Many assumed Mr. Trump’s pledges were mostly just talk. But two weeks into his administration, Mr. Trump has signed executive orders that have upended the country’s immigration laws. Now farmers here are deeply alarmed about what the new policies could mean for their workers, most of whom are unauthorized, and the businesses that depend on them.

“Everything’s coming so quickly,” Mr. Marchini said....He said that as a businessman, Mr. Trump would know that farmers had invested millions of dollars into produce that is growing right now, and that not being able to pick and sell those crops would represent huge losses for the state economy. “I’m confident that he can grasp the magnitude and the anxiety of what’s happening now.”

....[Harold] McClarty and others say that legalizing the existing work force should be the first priority....Farmers are also anxiously awaiting the administration’s plans to alter longstanding trade agreements.

Trump literally spent his entire campaign making immigration his first priority and trade his second. But all these conservative farmers in the San Joaquin Valley voted for him anyway because, you know, he was going to lower their taxes and Make America Great Again. Now they're shocked that his top priorities are...immigration and trade.

I'm beginning to think that maybe California's farmers aren't too bright.

Your Morning Trump

President Trump met with airline executives today:

Mr. Trump said the air-traffic control system is “totally out of whack”....“We want the traveling public to have the greatest customer service and with an absolute minimum of delays,” Mr. Trump said. “And we have an obsolete plane system, we have obsolete airports.”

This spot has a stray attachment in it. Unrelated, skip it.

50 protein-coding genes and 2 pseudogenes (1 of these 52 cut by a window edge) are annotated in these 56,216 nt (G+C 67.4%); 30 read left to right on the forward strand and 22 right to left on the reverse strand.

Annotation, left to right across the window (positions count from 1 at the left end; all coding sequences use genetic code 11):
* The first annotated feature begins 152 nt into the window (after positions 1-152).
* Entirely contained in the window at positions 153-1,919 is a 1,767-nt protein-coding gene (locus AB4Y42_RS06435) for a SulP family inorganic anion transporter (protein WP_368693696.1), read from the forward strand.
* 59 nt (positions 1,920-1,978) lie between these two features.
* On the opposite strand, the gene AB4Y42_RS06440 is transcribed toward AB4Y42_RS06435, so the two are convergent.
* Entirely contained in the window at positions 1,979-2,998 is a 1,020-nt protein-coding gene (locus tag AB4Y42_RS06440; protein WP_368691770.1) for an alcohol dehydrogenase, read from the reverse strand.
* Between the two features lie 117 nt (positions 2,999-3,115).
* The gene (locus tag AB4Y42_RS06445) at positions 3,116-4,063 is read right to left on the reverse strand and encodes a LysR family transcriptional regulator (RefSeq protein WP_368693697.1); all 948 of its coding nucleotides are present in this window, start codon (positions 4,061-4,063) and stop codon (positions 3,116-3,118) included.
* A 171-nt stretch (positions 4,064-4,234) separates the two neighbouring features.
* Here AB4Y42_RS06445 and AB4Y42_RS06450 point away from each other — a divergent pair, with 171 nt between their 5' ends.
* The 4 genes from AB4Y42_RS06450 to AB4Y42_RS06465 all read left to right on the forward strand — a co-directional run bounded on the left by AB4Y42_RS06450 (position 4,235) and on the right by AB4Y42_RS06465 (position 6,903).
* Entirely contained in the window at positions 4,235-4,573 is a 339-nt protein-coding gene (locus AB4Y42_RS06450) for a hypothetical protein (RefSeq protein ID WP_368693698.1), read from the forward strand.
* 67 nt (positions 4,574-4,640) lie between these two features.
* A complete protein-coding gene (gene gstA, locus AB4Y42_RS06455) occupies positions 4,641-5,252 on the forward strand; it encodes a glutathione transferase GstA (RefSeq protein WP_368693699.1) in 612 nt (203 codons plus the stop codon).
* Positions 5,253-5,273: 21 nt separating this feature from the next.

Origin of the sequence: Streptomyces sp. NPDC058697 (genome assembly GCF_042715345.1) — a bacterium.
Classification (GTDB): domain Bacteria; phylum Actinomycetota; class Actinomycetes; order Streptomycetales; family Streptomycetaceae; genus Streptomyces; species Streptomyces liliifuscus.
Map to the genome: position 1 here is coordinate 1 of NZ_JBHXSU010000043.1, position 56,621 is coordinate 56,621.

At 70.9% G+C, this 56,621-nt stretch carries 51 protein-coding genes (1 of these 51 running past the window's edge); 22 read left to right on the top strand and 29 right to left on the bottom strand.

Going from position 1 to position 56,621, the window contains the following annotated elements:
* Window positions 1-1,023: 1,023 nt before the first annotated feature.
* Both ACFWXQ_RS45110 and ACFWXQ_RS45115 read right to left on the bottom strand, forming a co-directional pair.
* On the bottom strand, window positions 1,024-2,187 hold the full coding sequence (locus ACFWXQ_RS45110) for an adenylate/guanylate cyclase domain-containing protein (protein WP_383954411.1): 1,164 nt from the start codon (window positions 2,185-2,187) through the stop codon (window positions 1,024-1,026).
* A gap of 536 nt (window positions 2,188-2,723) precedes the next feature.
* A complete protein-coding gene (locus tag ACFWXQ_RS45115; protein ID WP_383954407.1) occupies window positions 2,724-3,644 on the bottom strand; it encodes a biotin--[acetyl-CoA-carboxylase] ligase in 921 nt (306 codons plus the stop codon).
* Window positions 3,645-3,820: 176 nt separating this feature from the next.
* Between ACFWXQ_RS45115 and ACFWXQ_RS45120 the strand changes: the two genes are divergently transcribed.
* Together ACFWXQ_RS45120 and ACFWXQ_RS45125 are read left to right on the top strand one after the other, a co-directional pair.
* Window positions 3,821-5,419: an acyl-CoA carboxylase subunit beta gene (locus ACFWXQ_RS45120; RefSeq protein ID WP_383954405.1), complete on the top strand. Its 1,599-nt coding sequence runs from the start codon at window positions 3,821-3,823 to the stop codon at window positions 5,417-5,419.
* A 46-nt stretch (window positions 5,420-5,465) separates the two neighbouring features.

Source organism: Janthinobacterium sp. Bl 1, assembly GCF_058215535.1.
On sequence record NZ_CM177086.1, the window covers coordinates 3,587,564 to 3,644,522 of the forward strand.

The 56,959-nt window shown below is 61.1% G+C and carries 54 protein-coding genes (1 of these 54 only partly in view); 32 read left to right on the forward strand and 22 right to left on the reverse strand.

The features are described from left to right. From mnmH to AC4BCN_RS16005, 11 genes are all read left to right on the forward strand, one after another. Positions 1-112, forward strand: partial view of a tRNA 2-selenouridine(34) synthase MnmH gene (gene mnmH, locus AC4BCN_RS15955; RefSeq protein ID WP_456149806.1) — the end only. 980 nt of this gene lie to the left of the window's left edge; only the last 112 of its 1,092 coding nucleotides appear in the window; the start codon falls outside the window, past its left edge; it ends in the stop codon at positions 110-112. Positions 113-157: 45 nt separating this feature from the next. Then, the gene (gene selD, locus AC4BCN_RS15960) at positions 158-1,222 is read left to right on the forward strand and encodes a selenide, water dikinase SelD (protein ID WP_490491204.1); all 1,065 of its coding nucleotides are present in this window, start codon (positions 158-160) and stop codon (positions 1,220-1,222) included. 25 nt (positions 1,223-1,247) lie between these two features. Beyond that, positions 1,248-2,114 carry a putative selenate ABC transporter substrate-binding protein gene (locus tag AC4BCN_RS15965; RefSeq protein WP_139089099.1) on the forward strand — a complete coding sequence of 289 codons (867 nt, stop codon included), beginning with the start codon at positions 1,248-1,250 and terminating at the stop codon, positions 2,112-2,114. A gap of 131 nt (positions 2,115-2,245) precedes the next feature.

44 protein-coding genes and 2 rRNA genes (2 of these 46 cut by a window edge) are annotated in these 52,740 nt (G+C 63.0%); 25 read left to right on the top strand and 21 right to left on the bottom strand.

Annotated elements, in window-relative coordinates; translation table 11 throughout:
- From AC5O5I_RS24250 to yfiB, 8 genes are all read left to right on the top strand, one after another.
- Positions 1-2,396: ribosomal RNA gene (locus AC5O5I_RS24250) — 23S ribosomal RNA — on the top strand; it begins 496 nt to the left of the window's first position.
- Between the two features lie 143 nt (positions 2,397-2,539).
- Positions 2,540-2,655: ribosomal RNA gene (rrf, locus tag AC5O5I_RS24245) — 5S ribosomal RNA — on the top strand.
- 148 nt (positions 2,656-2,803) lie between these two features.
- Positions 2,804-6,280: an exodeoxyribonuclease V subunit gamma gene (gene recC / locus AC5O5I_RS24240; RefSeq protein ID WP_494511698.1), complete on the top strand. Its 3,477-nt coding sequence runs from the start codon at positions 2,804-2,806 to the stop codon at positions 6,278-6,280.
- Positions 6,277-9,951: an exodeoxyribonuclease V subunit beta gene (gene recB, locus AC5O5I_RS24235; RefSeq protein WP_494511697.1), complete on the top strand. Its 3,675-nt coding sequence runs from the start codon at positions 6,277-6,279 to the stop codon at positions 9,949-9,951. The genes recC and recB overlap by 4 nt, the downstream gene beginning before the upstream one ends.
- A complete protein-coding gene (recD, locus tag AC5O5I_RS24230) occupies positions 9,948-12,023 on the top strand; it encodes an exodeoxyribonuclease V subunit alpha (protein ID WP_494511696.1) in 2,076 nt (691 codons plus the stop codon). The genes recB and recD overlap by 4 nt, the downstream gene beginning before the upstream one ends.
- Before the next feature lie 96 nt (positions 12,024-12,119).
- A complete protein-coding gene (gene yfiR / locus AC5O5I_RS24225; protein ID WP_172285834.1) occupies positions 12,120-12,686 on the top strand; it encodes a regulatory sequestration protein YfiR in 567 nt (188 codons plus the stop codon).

What's your guess? When he said "obsolete plane system" was he referring to air traffic control? Probably. Do you think he's aware that the FAA is already in the middle of rolling out NextGen, a massive upgrade of America's air traffic control? Probably not. Would it be nice to have a president who doesn't sound like a third grader? I think so.

In other news:

  • Trump is pissed off at Sen. Richard Blumenthal for passing along the news that Supreme Court nominee Neil Gorsuch called Trump's attack on the judiciary "demoralizing" and "disheartening." Trump's response: attack Blumenthal for misrepresenting his Vietnam-era military service a couple of times, and imply that he's lying again even though several other people have confirmed Gorsuch's comments.
  • Trump is also pissed off at John McCain for having the gall to suggest that a military operation under the Trump administration could be anything other than a resounding success.
  • Kellyanne Conway joined her boss this morning in trying to pump up sales of Ivanka Trump's clothing line. Unlike her boss, however, Conway is not exempt from conflict-of-interest rules. However, enforcement of ethics rules is usually left to the head of the federal agency—which in this case is Donald Trump. I think we can expect a pretty relaxed attitude toward these kinds of violations.